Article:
Base Camp | Aaron Brockett | Acts 9:1-19 Good morning. Good to see everybody. How are we doing? Good. Good to see you today. Hope you’ve had a great weekend so far. If this is your first time to be with us, I want to welcome you. Here at the Northwest campus, would you please put your hands together and send some love across the camera to our other campuses: North, Downtown, our West campuses and anybody watching online. We’re so thrilled to have you guys join us. We are just so thrilled to see what God is doing in and through you throughout our city. We are in this seven-week series where we are working through our seven values that we have as a church. We do this every 18 to 24 months or so as a refresher for those of us who’ve been around for awhile, but also because we recognize that there are a whole bunch of you who were not here the last time that we walked through this. So if you’re new to church or if you’re new to this church, you may not have realized that a church even has values, but we do. We have seven of them. There’s nothing mystical about these values. It’s not like I received these on top of Mount Sinai. It’s not like I pulled off my best Charlton Heston impersonation and drove down to Brown County and came up I-65 with two tablets with seven values on them, although that would have been awesome. Actually, several years ago, there was a group of us here in the church who love Jesus, love this church, love this city, and we locked ourselves in a room for a day or more and, just through a lot of study and prayer and dialogue and maybe one near fistfight, we came up with these values as a church. Our values, if I could describe it to you, define who we are as a church and they describe what we do. One of the things that was kind of just a bucket of water in the face for me when I first got into full-time ministry about 20 years ago was that there were all kinds of suggestions for things that we could do as a church. Even now, my inbox and my mailbox are filled with all kinds of ideas from people inside of our church and outside of our church who want us to participate in programs and to give toward ‘this initiative.’ As I look at them, and as I consider them, I think about 98 percent of the ideas that come across my desk are really, really good ideas. We could do them, but it doesn’t necessarily mean we should do them. If we did everything, then it would kind of dilute everything. One of the things that helps us to make these decisions is our values. But our values are even more important than that. Our values are personal. Our values should help shape the kind of people we are becoming. This is important because all of us still have work to do in our lives. All of us are still in process making progress. We are still growing. In fact, raise your hands at all of our campuses if you’ve arrived. Anybody? I’d like to meet you afterward if you have. I’d like to pick up some pointers. Me neither. I have not arrived by any stretch of the imagination. I’ve still got work to do. There is still too much me in me and not enough Jesus in me, and I still need to grow. Our seven values should help us in that process. So we’ve already looked at Relational Evangelism in week one. Last week we looked at Biblical Authority. Those two are foundational in the sense that without Jesus and without the truth of God’s Word, we have nothing to share and nothing to say that is of any value to this world and to the people around us. This is the value that we’re looking at this weekend. It’s this right here: Intentional Discipleship. Here’s what we mean by it. We will intentionally dig our spiritual wells, and that’s how I want you to think of it. I don’t know how many of you have a water well, but if you have a water well, that’s a place of reserve. When you need water, you have a well to draw from. Same thing is true spiritually. We want to dig our spiritual wells deep through—here are three ways—through study, through prayer, and the thing I really want to dial in on this weekend is through relationships. I want to break this down just a little bit, and we’ll kind of walk our way through it, kind of unpack it. We’re going to look at a passage of Scripture out of Acts chapter 9. I think that all of us would agree that the opposite of intentional is accidental. So if we’re not intentional about the way that we’re living our life, then it’s safe to say that we’re sort of accidental in the way that we’re living our life. We’re kind of stumbling our way through, making it up as we kind of go along. If you want to accomplish anything in life worthwhile, if you’ve got a goal in front of you, then you know that you’ve got to be intentional about achieving it. It’s not just enough to have a plan; you’ve got to actually work the plan. None of us ever want to get to the end of our lives and to say these little words right here: Man, I meant to. I meant to get around to that. I meant to invest in that relationship. I meant to take my relationship with Jesus more seriously. The antidote to I meant to is intentional. I want to give us this definition of the word disciple here. The word disciple just means learner. I want to try to make that as simple as I can because I don’t know about your experience, but my experience growing up in church was whenever I heard the word disciple or discipleship, I thought that it was like the graduate-level program for super-serious Christians who were super-spiritual. You know, the ones who carry the ginormous Bibles and they always have a highlighter in their hands. I just thought that that was a disciple. But let me demystify this. It just simply means learner, which means that we’re all disciples of something. Whatever you think about during the day, whatever you invest your energies in— that is what you are a disciple of. I kind of like this description. I don’t have a slide for this, but discipleship just basically means that I’m not just going to trust Jesus with my eternal life, I’m going to trust Jesus with my herein-the-now life. That’s a pretty good understanding of discipleship. It’s not that I’ve got my salvation and so when I die I go to heaven, no it’s, “I’m going to start trusting Jesus right now, in all the decisions that I make in my life.” Discipleship is what Jesus has invited every single one of us into. If you search through the scriptures, you’ll see that just as many times, if not more, Jesus didn’t just invite us to believe in Him—we’ve sort of reduced it to that—Jesus has invited us to follow Him, and that’s a different thing. He’s like: Follow Me in every area of your life. I don’t mean this to sound abrasive or mean-spirited whatsoever. I do mean it to sound pastoral. It’s that Jesus is not just that impressed with your belief and my belief. I think oftentimes we just think that’s all that He wants—He just wants us to believe in Him. In James 2:19, it says even the demons believe and they tremble. Did you know that demons believe? Contrary to popular belief, demons are not atheists; they believe. And Jesus is like: Hey, even the demons believe. That doesn’t necessarily mean they’re tracking. He’s like: It’s fine that you believe, but I want something more for you. I want you to follow after Me. As a church, as one of your pastors, I want this for you as well. I want this in my own life. I want to follow after Jesus in every area of my life. So you bring those two words together, Intentional Discipleship, and what that means is that we want to be purposeful about our personal growth as Christ followers. Following Jesus certainly involves studying God’s Word, and it involves prayer, to be sure, but I want to spend the majority of our time today talking about that relationship thing, and I want to show you that this is how God always does it. In fact, I would go as far as to say this. God always, not some of the time, not most of the time, but always involves other people in your spiritual growth, and He’ll always involve you in theirs. Did you know that? I think that many times we just kind of think that, and maybe you’ve described it this way, maybe you have thought this before or you’re married to somebody who has said this before: “I believe in God and I believe that it is a private thing between me and Him, and so I don’t need church and I don’t need to talk about it to anybody, and I don’t need to be expressive about this.” I would just simply say that absolutely your relationship with God is personal, but it’s not private. Those two words mean very, very different things. You just can’t study through the Scriptures and come to that conclusion, that your faith is a private thing where you don’t need to talk about it, you don’t need to express it, or you don’t need to share it with other people. It’s certainly personal, but it’s not private. God will always involve other people in your spiritual growth, and He’ll involve you in theirs. Listen. Before you kind of bristle up and shut me down, I’m not saying I’m happy about this. I’m not saying this is easy. I’m not saying you’ll not ever get hurt, because you will. I’m not saying that people won’t ever break your trust, because they will. I’m not saying that this is cleaner or easier. I’m not saying any of those things. I’m just saying that this is the way that God always does it, and there is a reason why. Don’t misunderstand me. Discipleship is more than just personal relationships, but you can’t do discipleship without relationships. I want to show you one of the many examples of this in Scripture. So if you have a Bible app, would you please meet me in Acts chapter 9? I hope you do. Go ahead and turn there. If you have our church app in front of you, you can go to today’s message, click on the Live Notes, and all of the passages and all of the main points that I put on this screen will be in front of you on your device. You can actually take notes on it and interact and follow along, so that way you don’t have to worry about missing something. I want to show you this passage in Acts because we’ve been in the book of Acts all series long, and we will be. The book of Acts is actually a book written by a doctor named Luke, and Luke is describing to us how the early church got started. All seven of our values can be found in the book of Acts. The book of Acts tells us that we are not just to be a gathering of the crowds on the weekends, but we are also to be a movement of smaller groups of people during the week. In chapter 9, we meet this guy named Saul, whose life is radically altered by Jesus. In fact, some of you probably know the story. Others of you, maybe you’ve heard bits and pieces of it. Saul is this guy—later his name is going to be changed to Paul—and Saul’s story is one of several reasons why, as a church, we won’t give up on anyone, because if God can change Saul’s life, then there isn’t anybody He can’t change, including you and including me. I want to pick this up starting in verse 1. It says, “Meanwhile, Saul was uttering threats with every breath,” that means regularly, “and was eager to kill the Lord’s followers.” Now here’s what I want you to understand about this guy. Saul considered himself a religious man. Saul was a believer in God. He just was unaware of the gospel, maybe like some of us today. Maybe you believe in God, but you’re just unaware of the gospel. Saul was threatened by this new group of Jesus followers known as The Way—they were known as disciples—so he thought he was doing God a favor by eliminating them. In verses 3 through 9, as he is on the road to Damascus, God comes to him in a light that is so bright that it literally blinds Saul. It says in verse 4, “‘Saul! Saul! Why are you persecuting me?’ ‘Who are you, lord?’ Saul asked. And the voice replied, ‘I am Jesus, the one you are persecuting! Now get up and go into the city, and you will be told what you must do.’” For the next three days, Saul sits in darkness and silence. He’s unable to see a thing. He doesn’t eat anything. He doesn’t drink anything. I’m sure that he didn’t sleep. I want you think about that for just a moment. This is a crucial time in his life. Saul’s life is about to be changed forever. Now, whether it’s going to be for the better or for the worse is yet to be determined. If you didn’t know the story, if you’ve never read this before, think about this for a minute. Think about where his heart could have gone. It could’ve gotten bitter. He could’ve gotten angry with God, like: God, I thought I was trying to do You a favor. I thought I was trying to serve You and this is what I get? You’ve blinded me. He’s lonely and he’s confused and he’s hungry, and nothing seems to be happening, and for three days he sits without any word from God. It’s just darkness and silence, and for all he knows, nothing is going to change. I just wonder if any of you have ever been in a situation similar. Now, maybe God didn’t physically blind you, but maybe He did emotionally or spiritually, and you just are in a season of life where you can sort of relate to this guy. You’re like, “I can’t make heads or tails of this. I don’t know why I’m in this situation. I don’t know why I lost my job. I don’t know why that person left me. I don’t understand what God is doing. I don’t understand why He doesn’t say something to me; I mean, I’m crying out to Him.” In those moments, your heart can go one of two ways. It can go toward the path of bitterness or it can go toward the path of change. Well, there’s about to be a breakthrough in Saul’s life, and it’s not going to come with him staying in isolation. It’s going to come in an unexpected way through an unexpected person. Look with me at verse 10. It says, “Now there was a believer,” so this is a Jesus follower, “in Damascus named Ananias.” He’s just minding his own business, living his life. “The Lord spoke to him in a vision, calling, ‘Ananias!’ ‘Yes, Lord!’ he replied. The Lord said, ‘Go over to Straight Street, to the house of Judas. When you get there, ask for a man from Tarsus named Saul. He is praying to me right now. I have shown him a vision of a man named Ananias coming in and laying hands on him so he can see again.’” I’m sure that Ananias is like: Say what? Just think about this for a minute. If you were in Ananias’ sandals, and you’re just kind of living your life, you’re going to work every day, running the kids around, and all of a sudden God comes to you and He’s like: Hey, I want to interrupt your life. I want you to go down the street to this guy—oh, by the way, this guy is murdering Christ followers, of which you are one—and I want you to go in; I want you to befriend this guy. Just imagine what you would’ve said. It’s just like, “Oh, come on, God, really?” Well, that’s about what he says. Look at verse 13. It says, “‘But Lord,’ exclaimed Ananias,” that means he did so with great emotion, “‘I’ve heard many people talk about the terrible things this man has done to the believers in Jerusalem! And he is authorized by the leading priests to arrest everyone,” in other words, he has gotten permission to kill people, “who calls upon your name.’” In other words, Ananias is like: God, you’ve got to be kidding me. Not only is this guy Saul a murderer, but he is a murderer who hasn’t had anything to eat for three days, which means he’s a murderer in a bad mood, which is the worst kind of murderer. And God, I am not a fighter; I’m a lover. I mean, I prefer non-contact sports. My name is Ananias, for crying out loud. My apologies to all the dudes named Ananias today, but that’s just not a very manly name. By going, he’s going to be signing his own death certificate. And I would imagine if I’m Ananias, I’m sitting there thinking: Why do you even need me anyway? You’ve already blinded him. You’ve already talked to him. Can’t you just close the deal? Why do you even need me to go? Look at this, verse 15. “But the Lord said,” what’s the word? Say it out loud, all of our campuses ”‘Go,” which, by the way, is one of the most common commands in Scripture—go, don’t stay the same, move, “…for Saul is my chosen instrument to take my message to the Gentiles and to kings, as well as the people of Israel. And I will show him how much he must suffer for my name’s sake.’” And you’ve got to love this. “So Ananias went and found Saul. He laid his hands on him and said,” notice this, "'Brother Saul...” Wow. That’s a sign of affection. Think about this just for a minute, how that would’ve sounded like to Saul’s ears, how encouraging that would have been. It says, “You’re not alone, brother. I am here with you.” “‘...Saul, the Lord Jesus, who appeared to you on the road, has sent me so that you might regain your sight and be filled with the Holy Spirit.’ Instantly,” it instantly happened, “something like scales fell from Saul’s eyes, and he regained his sight. Then he got up and was baptized. Afterward he ate some food and regained his strength.” Now the Bible is filled with these types of narratives where you get finished reading it, at least for me, and you go, “Man, that was really interesting. Now, why was it necessary?” At least, that’s just me. My mind was flooded with all these questions as I read through this passage this past week. I thought to myself, “Okay, why did God blind Saul? Why did God choose him?” If you know anything about Saul’s story, his name’s going to be changed to Paul and he’s going to become one of the most influential leaders in the early church. He wrote much of the New Testament that you’re holding in your hands. Why did God choose him? Why three days of darkness and silence? Why send Ananias to say something that God easily could have said to him? And what did Ananias even really do that was all that significant anyway? Just go back and look at it. All Ananias did was he walked in and said: Brother Saul, God has sent me to you. And bam! He can see instantly. Now, if I’m Ananias, I’m going: Really? That’s it? I missed my kid’s soccer game for this? I thought I would say something profound. I thought that I would say something really influential to be worth writing down. In fact, the content of what Ananias said wasn’t really that earth shattering. I want you to get this right here. Why did God send Ananias? Well, maybe it’s not because of anything that Ananias could say that was of substantial content, maybe God just sent Ananias because there is power when another person says, “I’m here.” One of the most uncomfortable things for me to do when I first got into full-time ministry was making hospital visits. I would get this sheet of paper every Monday and it would basically tell me who all was in the hospital because they were sick, and so I would usually take one of my mornings or one of my afternoons and I would make the rounds to the hospitals and go in and meet with people and pray with people, and it was really, really uncomfortable for me for two reasons: One; hospitals creep me out. Anybody with me in that? Okay, a few of you. I don’t know what it is. Even now, when I walk into a hospital and I just feel the really sanitized air, I just feel like a nurse is going to jump out and shoot me with a shot or something. It’s just totally irrational. It’s never happened before, but I’m always looking around, like, “Don’t you dare give me a shot.” That’s one reason. The second reason is because I’d always put all this pressure on myself to say the right thing. I’d drive all the way to the hospital like, “Man, this person’s really going through it and they’re really in a lot of pain, and their family’s really confused,” and I would put all this pressure on myself and go, “Man, I’ve gotta go fix this and I’ve gotta go say something to where when I walk out of the room they go, ‘Phew, that man has been with the Lord.’” That was just how I felt, but I would end up going in saying, “Well, when life hands you lemons make lemonade.” Then I’d think, “Stupid.” Most of the time, when I walked out of the hospital room I felt like Chris Farley from Saturday Night Live. Do you know what I’m talking about? All the way back to the elevator, I’d be like, “Stupid. Stupid. Why did I say that?” Here’s the thing that I’ve learned and the thing that I have to constantly be reminded of even now. It’s that when I go to make a hospital visit, it’s not what I say; it’s just the fact that I cared enough to go. There’s just something about the presence of another human being, when they walk into the room and they just say, “I’m here, and I’m not quite sure what to say, but I’m here.” God has wired us up that way. You need it when you’re in the low points in life and you need it to actually get over that hump that you’re on when it comes to spiritual growth. We see enough of these types of examples in the Scriptures that show us that this is not the exception; this is the norm. God always involves other people in your spiritual growth, and He’ll always involve you in theirs. Let me come back to this value one more time. Intentional Discipleship is that we’re going to intentionally dig our spiritual wells deep through study, through prayer to be sure, but also through relationships. And I don’t want you to neglect this. It’s that relationship thing that is so huge. Relationships are all over the New Testament. Did you know there are 59 one another statements in the New Testament? Let me just read you a portion of them. “Love one another,” John 13. “Accept one another as Christ has accepted you,” Romans 15. “Stop passing judgment on one another,” Romans 14. “Instruct one another,” Romans 15. “Serve one another in love,” Galatians 5. “Carry one another’s burdens,” Galatians 6. “Be kind and compassionate to one another, forgiving one another,” Ephesians 4. “Bear with one another,” implying that it’s not going to be easy. “Admonish one another,” Colossians 3. “Encourage one another and build one another up,” 1 Thessalonians 5. “Pray for one another,” James 5. “Confess your sins to one another.” “Clothe yourselves with humility toward one another,” 1 Peter 5. And on and on and on I could go. It is all over the Bible. You and I just cannot do this alone. I said this two weeks ago: God always uses people to reach people, but the same is also true that God always uses people to grow people. I think this is why Jesus commanded us so relentlessly to love others. He said the greatest commandment is to love the Lord your God, but the second is like it; love your neighbor as yourself. What’s underneath that? Well, because He knows that the way we grow is when we get involved in each other’s lives. This is why we keep urging you to get into a group that meets regularly sometime during the week outside of the weekend gathering—what we’re doing right now. Groups can meet in homes, they can meet in coffeehouses, they can meet at playgrounds, they can meet at work conference room centers, wherever you’re getting together with a smaller group of Christ followers—that is just basically saying, “Hey, I’m here.” It’s where you can study God’s Word and pray together and open up and actually share and other people can carry your burdens. You and I desperately need this. Spiritual growth happens best in relationships. That’s not the only place that it happens. There is a thing where you need to be individually in prayer, individually to be sure. I’m not disputing that. But spiritual growth happens best when you can do it with other people in relationships. Proverbs say this: Iron sharpens iron, so one person sharpens another. It also talks about how a cord of three strands is not easily broken. We need other people: people you can be real with; people you can meet together with on a regular basis; people who will encourage and listen and pray and cry with you; people who will speak truth into your life even when that truth hurts. But you know what? They do it because they love you, and they’re gracious about it. They’re not trying to tear you down. They don’t just affirm what it is that you want to hear, but they encourage and they love and they accept you for who you are, to be sure, but they also urge you to be who you’re currently not. They say, “Hey man, it’s time to grow. It’s time to move in your life.” So can I ask this question this way, and this is just for you individually. Who is your Ananias? If you go back to the passage, see that when God sent this guy into Saul’s life, what did he say? “Brother Saul, I’m here,” and instantly the scales fell. Have you ever had that kind of experience, when you got together with somebody? They didn’t even say anything profound, but just because they were there, just because they listened, just because you were able to communicate and talk, it was like something fell from your eyes. You were able to see clearly. Who is your Ananias? Maybe that question is phrased kind of weird. All I mean is who’s speaking into your life? Who has God sent into your life and are you listening? Are you letting them speak? There have been people whom God has sent into my life, Ananiases so to speak, and I shut them down. I didn’t want to hear what they had to say and I kind of turned them away. Sometimes we can do that. So when we urge you to get into a group, this is what we are hoping you will find. Let’s just be honest. There are all kinds of things working against this. Number one is maybe fear. It is one thing to come into any one of our campuses, sit in a room full of hundreds of other people, sing some songs, listen to me give a talk on stage, and then go home. It’s another thing to actually invite somebody into your life face to face who will speak into your life. That’s terrifying. That requires some vulnerability. That requires a lot of trust. We’re all busy. Even as I say this, you’re like, “Man, I don’t have time for one more thing.” There are all these things working against us, being in community with one another, and so what ends up happening is that we sort of drive ourselves further into isolation or we have this false sense of community behind our screen. We think just because we’ve got some interaction on Facebook or whatever, then that’s enough, but it’s really not and we end up finding ourselves in isolation. I was talking to a friend of ours this past week, and she was describing how her grandfather served in Germany during World War II. If you’ve ever met a World War II vet, they don’t speak about their experiences very often. But he began to open up to them one day, and he said one day that he and his platoon were in a beautiful German town. He said it was kind of quiet. It was a gorgeous day. He was kind of bored. He decided to get up and go for a walk. He walked about a quarter of a mile outside of town, outside the safety of his platoon, and he went up this hillside. He said the view was just absolutely gorgeous, when all of a sudden he heard a couple of rifle shots followed by a couple of sniper bullets that landed right at his feet. He realized what was happening. He was in the crosshairs of a sniper. His heart began to beat out of his chest, and he began to sprint back to the safety of his platoon, and he said this to them. He said, “You know, I was an easy shot up there all alone.” He said, “Snipers wait for someone to drift away from the group.” Can I say that the exact same thing is true spiritually? We have an enemy who will wait for you to drift from the group and then he’ll put you in his crosshairs, and in isolation, you’re an easy target. Ed Stetzer, who is an author and church statistician, recently came out with these stats from just surveying Christ followers in churches. About 21 percent of believers say they even see the need to connect with others—say they even see the need for it to grow in their relationship with Jesus. In other words, “My faith is private; I don’t need anybody else.” That’s kind of what that’s saying. Twenty-one percent say they even see the need for this, and then 65 percent say that they keep their personal struggles to themselves, so they’re not sharing it with anybody. About 50 percent of our church, I’m talking about Traders Point at all of our campuses, about 50 percent, as near as we can tell—and I know this isn’t like a perfect science—are not in groups. Now that doesn’t mean you’re not in any group outside of here and all that, and if that’s the case, that’s fantastic; I’m not trying to be legalistic. But as near as we can tell, there are still a whole bunch of you who are not in a group that meets during the week. I know one of the knocks on a big church—believe me, I have heard it a lot—is that because the church is so big, it’s hard to get to know other people. I hear that. I don’t fully know what the answer is to that. As I look back at the book of Acts, I see that they were a church of thousands, but they also met in smaller groups during the week. It is a tension that we’re just going to have to continue to manage because we are trying to reach more and more and more people for Jesus, which just means as you invite friends the church is going to continue to grow, so I blame you. In all seriousness, can I just say this? I’ve been a pastor of a really, really small church. The first church that Lindsay and I served in for four years when we were first married was 15 people, and when we got up to 100, all of a sudden we didn’t know everybody anymore. So it doesn’t matter if the church is 100 or 100,000, the tension is the same; you’re just not going to know everybody, so the point—you’ve heard me say this before—the point isn’t to know everybody, the point is just to know somebody. And there’s going to be this tension that we’re going to have to manage in that. I want to put it upon you and say, “You know what? You need to lean in and seek to be known and to get into a group.” Now let’s just be honest. Some of you, that’s one of the things you like about a big church— anonymity, right? And I usually know who you are because whenever I see you, you divert your eyes and act like you don’t know me. You’re not fooling anybody. Thankfully for you, I have a beautiful wife; she builds up my self-esteem later. Can I just say this? I get it. I totally get it. I’ve been hurt in the church. Maybe you’ve been hurt. Maybe you don’t trust all this. Maybe you’re trying to figure out this Christian thing. Can I just say this? If you’ve come to our church because this is a safe place for you to sort of be anonymous and kind of check things out, then I am so glad that we can be that for you. So you take all the time that you need. But I would just say this. You know what? Everybody needs a hospital room occasionally, but a hospital’s no place to take up permanent residence. Everybody needs a season in their life where they just need a little bit of anonymity, but anonymity is no place to live. I guess what I’m saying is just simply this. When you’re ready to make yourself known, please make yourself known. Take all the time that you need, build some trust, but eventually I want to know you. One of the reasons why our pastors stand out in the lobby is just because we simply want to make an introduction and get to know you. When I’m not preaching here at Northwest, I’m usually at one of the other campuses in the lobby. And the reason why I’m there is because I want to get a chance to meet you, so if you see me, come up and introduce yourself. Make your way over to Connection Central. Get on the website. On the very front page of our website, there’s a tab that you can click on. It says find a group. If you can’t find a group, there’s a tab to click so we can help you start a group. Here’s the point that I’m trying to make. Connection in a church is always two-way. We want to know you, but you’ve got to be willing to be known, and we can’t do discipleship for you; you’ve got to be intentional about it. What we do here on the weekends is really, really important, to be sure. It better be because we spend a whole bunch of time preparing. I’m spending like 20 hours a week trying to prepare a message and give you fresh bread every week, and I know the worship teams and the volunteers and the Kids’ Ministry team, they are every week investing hours and hours and hours of prayer and preparation so that you have a good experience here, but I’m telling you this. If this is all that you’re getting, it’s not enough.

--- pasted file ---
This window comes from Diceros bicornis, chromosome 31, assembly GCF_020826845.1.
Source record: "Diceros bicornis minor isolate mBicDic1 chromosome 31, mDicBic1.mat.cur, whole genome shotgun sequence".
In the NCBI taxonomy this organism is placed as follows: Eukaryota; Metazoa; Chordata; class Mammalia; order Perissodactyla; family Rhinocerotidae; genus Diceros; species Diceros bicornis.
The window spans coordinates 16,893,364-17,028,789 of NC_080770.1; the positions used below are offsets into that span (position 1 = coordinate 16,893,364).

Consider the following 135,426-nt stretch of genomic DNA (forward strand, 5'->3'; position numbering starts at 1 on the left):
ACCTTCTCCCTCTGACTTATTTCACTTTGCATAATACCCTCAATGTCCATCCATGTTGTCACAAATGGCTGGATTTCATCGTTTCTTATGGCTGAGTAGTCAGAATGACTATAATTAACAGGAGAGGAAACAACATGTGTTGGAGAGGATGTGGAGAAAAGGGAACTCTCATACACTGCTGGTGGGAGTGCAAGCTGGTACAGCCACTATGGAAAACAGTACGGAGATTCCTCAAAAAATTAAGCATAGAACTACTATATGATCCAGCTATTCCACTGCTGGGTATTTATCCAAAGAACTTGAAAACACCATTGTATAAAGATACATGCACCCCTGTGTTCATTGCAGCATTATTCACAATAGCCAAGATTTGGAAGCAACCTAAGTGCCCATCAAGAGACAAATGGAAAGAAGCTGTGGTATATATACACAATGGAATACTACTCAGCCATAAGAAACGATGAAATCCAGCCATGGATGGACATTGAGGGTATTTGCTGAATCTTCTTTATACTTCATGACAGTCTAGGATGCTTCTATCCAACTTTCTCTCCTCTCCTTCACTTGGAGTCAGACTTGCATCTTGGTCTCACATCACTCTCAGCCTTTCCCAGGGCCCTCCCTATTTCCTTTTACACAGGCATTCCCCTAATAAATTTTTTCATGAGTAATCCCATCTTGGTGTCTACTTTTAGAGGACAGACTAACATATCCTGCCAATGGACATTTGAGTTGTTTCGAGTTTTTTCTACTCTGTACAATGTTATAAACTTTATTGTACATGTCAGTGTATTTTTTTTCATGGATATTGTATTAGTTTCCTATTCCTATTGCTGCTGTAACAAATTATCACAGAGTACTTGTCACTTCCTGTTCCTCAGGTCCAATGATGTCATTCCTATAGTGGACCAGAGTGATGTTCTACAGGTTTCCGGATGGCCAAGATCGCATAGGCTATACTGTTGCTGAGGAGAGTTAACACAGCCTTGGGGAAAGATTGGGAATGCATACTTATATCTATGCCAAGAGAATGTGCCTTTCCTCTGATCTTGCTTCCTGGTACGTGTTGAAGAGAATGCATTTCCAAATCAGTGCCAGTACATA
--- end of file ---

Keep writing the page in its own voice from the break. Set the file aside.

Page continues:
Many of you, you’re not necessarily here every single weekend. And when we aren’t in each other’s lives, then we are in the crosshairs of an enemy who wants to get us out from the group, isolated, and then he’ll take a shot, except he’s a way better shot than that German sniper in the story. The author of Hebrews puts it this way in chapter 10, verse 25. It says, “And let us not neglect our meeting together, as some people do…” One translation says, “as some people are in the habit of doing,” and that’s how it usually works. “But,” let’s just say it out loud together at all of our campuses, “But encourage one another...” That wasn’t very encouraging. Let’s just say that again. A little more zesto. Zesto’s not a word. “...encourage one another,” thank you for encouraging me in my faux pas, “especially now that the day of his return is drawing near.” Encourage one another. He’s like: Hey, that’s what we need. Encourage one another. What that doesn’t mean is you get down in front of somebody like, “Man, you’re just so fantastic. You’re just so great. Everything you do is wonderful.” That’s not what that means. Encouragement means, “Man, how are you doing? Are you making the right decisions? How’s your thought life? Are you keeping your head screwed on straight? Can I help you with anything? Man, I’m not quite sure what to say. I’m really glad you told me, though.” Encourage one another to stay in the race and to keep going and to keep following Jesus. This is what we mean when we talk about being intentional. Now let me just tell you, we’re not just talking about a group that meets mid week... Let me tell you what it’s not and let me tell you what it is. A group is not just merely a social gathering where you get together over at somebody’s house on the back deck and you’ve got some really great food and some drinks and you’re just kind of laughing it up and enjoying each other’s company. Hey man, that’s fantastic, but a group is more than that, and so if that’s all you’re doing right now in your group, I want to ask you to be more intentional. However, a group is more than just an in-depth Bible study. It’s not a seminary class where everybody’s walking into the living room with their three-ring binder notebooks and their highlighters, and, “You’ve got two minutes for a potty break,” and, “we’re going to take a pop quiz next week.” I’ve been a part of groups like that. They’re not fun. While studying God’s Word is an important element, it’s not a seminary class, so if that’s what you’re doing, be more intentional. A group is not where you get together and gossip and complain about something that you don’t like at the church. Now listen, I’ve been a part of instances like that where you don’t mean to gossip, the conversation just sort of goes there because somebody says, “Do you have a prayer request?” and you raise your hand. All of a sudden, you’re gossiping or you begin to talk about it like, “What do you think?” And then it kind of goes there. Here’s what I want to ask. When you drift into gossip, because that’s what happens most of the time, somebody would be courageous and intentional enough to steer that thing back on track into a healthy dialogue. Here’s what a group is. A group is where we ruthlessly eliminate spiritual isolation from our lives with other Christ followers. A group is where we receive the knowledge from God’s Word with responsive hearts. So it’s not a seminary class, it’s more like spiritual surgery. We say, “Okay, well this is what God’s Word has said, now am I willing to receive this?” A group is where we encourage one another to look more like Jesus in a world that increasingly no longer recognizes Him. A group is where we pull each other up out of the ditch when life knocks us into one. So I want to ask you to pursue this in your life. At all of our campuses, if you are just relying upon this one hour on the weekends, that’s fantastic. I’m glad you’re here. But it’s just not going to be enough to sustain you. As one of your pastors, I would never ask you to do anything that I am not willing to do myself. Can I just tell you this? I’ve got this in my life, and I need it. I’ve got multiple groups in my life and multiple relationships in my life, men and women who don’t think I’m a big deal and they will just give me the truth. They just ask me tough questions. I have older men that’ll speak into my life and mentor me and guide me and shape me and help me to see things. So many times I had these conversations and it’s like instantly scales fall from my eyes. I’m like, “Man, I see what I was blind to.” I’ve got guys that are similar in age to me, guys who are in a similar season of life that I just need. I need them in my life to help me carry some of the weight that I’m shouldering. As one of your pastors, I can’t believe I get to do this. I can’t believe that God has seen fit to entrust me with this role here at this church, and I love this church. I consider it one of the greatest joys of my life to be able to serve Traders Point in Indianapolis in 2017. It’s amazing. Can I also tell you that I’ve never carried a heavier burden in my life than what I’m carrying right now? I feel it. I feel the responsibility for you. I feel the responsibility of what we’re doing. There are times when my knees start to buckle and right then God sends me other guys who will come up underneath the weight and say, “We’ve got you, bro.” I need younger guys in my life, guys who help me think in ways that maybe I haven’t thought of before, that I can mentor and encourage. The best way to learn is to teach, and I need this in my life. I want you to have it as well. Can I just end with this final thought right here? When it comes to a group, you may not think you need it now, but one day you will. You may not think you need it now. You may think, “Aaron, I think I’m pretty good.” That’s fantastic. I’m glad you’re good. One day you will. So when should you dig a water well? Before you need water or after you turn the faucet on? Yeah, before. You learned something today. You dig the well before you need it. The same thing is true when it comes to spiritual and emotional storms in your life. Dig the well before you need it. Hey, church, as a people, let’s be more than people with good intentions, let’s be intentional people. Father, we come to You right now and we thank You for the power in the truth of Your word as it serves as a scalpel, not a butcher knife. God, I pray that today’s message would penetrate our hearts. Me first, me first. God, You know I need this. God, You know that I need it in my life, and I suspect there are probably some other people who do as well. So Lord, today we just want to come to embrace the truth that You are going to involve others in our spiritual growth. This is not just a me-and-God kind of deal; it’s we. Father, I pray that as we grow as a church, and we give You all the glory for that, all the honor for that, and we are humbled by the fact that You are growing us numerically as a church, but God, we know that that’s not the goal. The goal isn’t just to attract crowds on the weekend; the goal is to dig deeper spiritual wells, and so, God, I pray that You’d help us to manage this tension well as we introduce people to You, but also as we facilitate people’s growth. God, help us to get into a group. I pray that 100 percent of our church would say, “You know what? We’re in a group. We’re meeting regularly during the week. It’s not easy. You know, it’s hard to figure out who’s going to watch the kids and there are personality types that’s like oil and water,” or “I’ve been in a group before and I didn’t get much out of it.” There are all kinds of things working against us, but God, I pray that we would not let go of this because we know that this is not the exception; this is the norm. This is how You do it. You give us the privilege of being in each other’s lives. And in the world we live in right now, we need it more than ever. So God, I pray that you would speak through us today in these final moments together. We ask this in Jesus’ name, and the church says: Amen. We’re going to take communion right now together today. What this is, if you’re new, is it’s a piece of bread and a little cup of juice that represent the body and the blood of Jesus. We do this every single week to make a beeline to the foot of the cross to understand that is the center of our faith. But also it’s this. This is not a time to gather your things. This is not a time to say, “Hey, quick. Let’s hit the exit so we can get to the restaurant before everybody else.” That’s not what this is. You’re not fooling anybody. What this is is a time for you to just stop and go, “You know what? Not everything Aaron said in that message is for me, but what’s the one thing that is for me? God, what did you want me to hear that I need to push down into my life?” That’s what this is. If you’re not comfortable taking communion, if you’re not a follower of Jesus, just let it pass. Nobody’s going to think a thing of it. The ushers are going to come, and after just a moment or two of reflection, the team will come out and lead us in one more song. Ushers, you can come now.